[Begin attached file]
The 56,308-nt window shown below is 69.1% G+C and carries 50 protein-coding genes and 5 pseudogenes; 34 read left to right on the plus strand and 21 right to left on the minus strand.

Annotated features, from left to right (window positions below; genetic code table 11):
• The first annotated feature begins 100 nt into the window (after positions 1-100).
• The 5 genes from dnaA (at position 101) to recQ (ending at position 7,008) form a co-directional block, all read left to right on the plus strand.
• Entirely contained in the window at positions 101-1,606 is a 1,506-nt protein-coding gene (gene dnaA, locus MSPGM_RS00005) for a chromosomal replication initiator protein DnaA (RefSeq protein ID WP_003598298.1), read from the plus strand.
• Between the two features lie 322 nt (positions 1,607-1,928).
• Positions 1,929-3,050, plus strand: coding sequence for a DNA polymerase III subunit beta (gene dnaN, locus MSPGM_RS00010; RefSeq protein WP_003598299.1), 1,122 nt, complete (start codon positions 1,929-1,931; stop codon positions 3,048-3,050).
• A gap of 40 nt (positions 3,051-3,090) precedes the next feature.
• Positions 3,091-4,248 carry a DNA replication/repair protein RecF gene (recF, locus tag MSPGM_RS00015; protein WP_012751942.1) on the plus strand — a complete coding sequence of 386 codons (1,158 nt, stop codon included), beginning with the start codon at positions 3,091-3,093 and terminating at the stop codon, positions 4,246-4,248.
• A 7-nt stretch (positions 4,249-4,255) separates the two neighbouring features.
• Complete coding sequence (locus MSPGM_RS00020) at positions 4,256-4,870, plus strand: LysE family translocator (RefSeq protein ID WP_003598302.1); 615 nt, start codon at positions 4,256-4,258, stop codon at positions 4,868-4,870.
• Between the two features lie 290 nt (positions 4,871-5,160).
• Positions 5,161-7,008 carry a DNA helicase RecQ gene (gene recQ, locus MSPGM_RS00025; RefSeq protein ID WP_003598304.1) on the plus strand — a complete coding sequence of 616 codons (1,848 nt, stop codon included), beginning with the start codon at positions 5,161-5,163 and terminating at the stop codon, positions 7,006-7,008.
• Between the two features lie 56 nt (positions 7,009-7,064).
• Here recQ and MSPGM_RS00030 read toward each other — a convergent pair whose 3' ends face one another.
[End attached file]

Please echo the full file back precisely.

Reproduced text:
The 56,308-nt window shown below is 69.1% G+C and carries 50 protein-coding genes and 5 pseudogenes; 34 read left to right on the plus strand and 21 right to left on the minus strand.

Annotated features, from left to right (window positions below; genetic code table 11):
• The first annotated feature begins 100 nt into the window (after positions 1-100).
• The 5 genes from dnaA (at position 101) to recQ (ending at position 7,008) form a co-directional block, all read left to right on the plus strand.
• Entirely contained in the window at positions 101-1,606 is a 1,506-nt protein-coding gene (gene dnaA, locus MSPGM_RS00005) for a chromosomal replication initiator protein DnaA (RefSeq protein ID WP_003598298.1), read from the plus strand.
• Between the two features lie 322 nt (positions 1,607-1,928).
• Positions 1,929-3,050, plus strand: coding sequence for a DNA polymerase III subunit beta (gene dnaN, locus MSPGM_RS00010; RefSeq protein WP_003598299.1), 1,122 nt, complete (start codon positions 1,929-1,931; stop codon positions 3,048-3,050).
• A gap of 40 nt (positions 3,051-3,090) precedes the next feature.
• Positions 3,091-4,248 carry a DNA replication/repair protein RecF gene (recF, locus tag MSPGM_RS00015; protein WP_012751942.1) on the plus strand — a complete coding sequence of 386 codons (1,158 nt, stop codon included), beginning with the start codon at positions 3,091-3,093 and terminating at the stop codon, positions 4,246-4,248.
• A 7-nt stretch (positions 4,249-4,255) separates the two neighbouring features.
• Complete coding sequence (locus MSPGM_RS00020) at positions 4,256-4,870, plus strand: LysE family translocator (RefSeq protein ID WP_003598302.1); 615 nt, start codon at positions 4,256-4,258, stop codon at positions 4,868-4,870.
• Between the two features lie 290 nt (positions 4,871-5,160).
• Positions 5,161-7,008 carry a DNA helicase RecQ gene (gene recQ, locus MSPGM_RS00025; RefSeq protein ID WP_003598304.1) on the plus strand — a complete coding sequence of 616 codons (1,848 nt, stop codon included), beginning with the start codon at positions 5,161-5,163 and terminating at the stop codon, positions 7,006-7,008.
• Between the two features lie 56 nt (positions 7,009-7,064).
• Here recQ and MSPGM_RS00030 read toward each other — a convergent pair whose 3' ends face one another.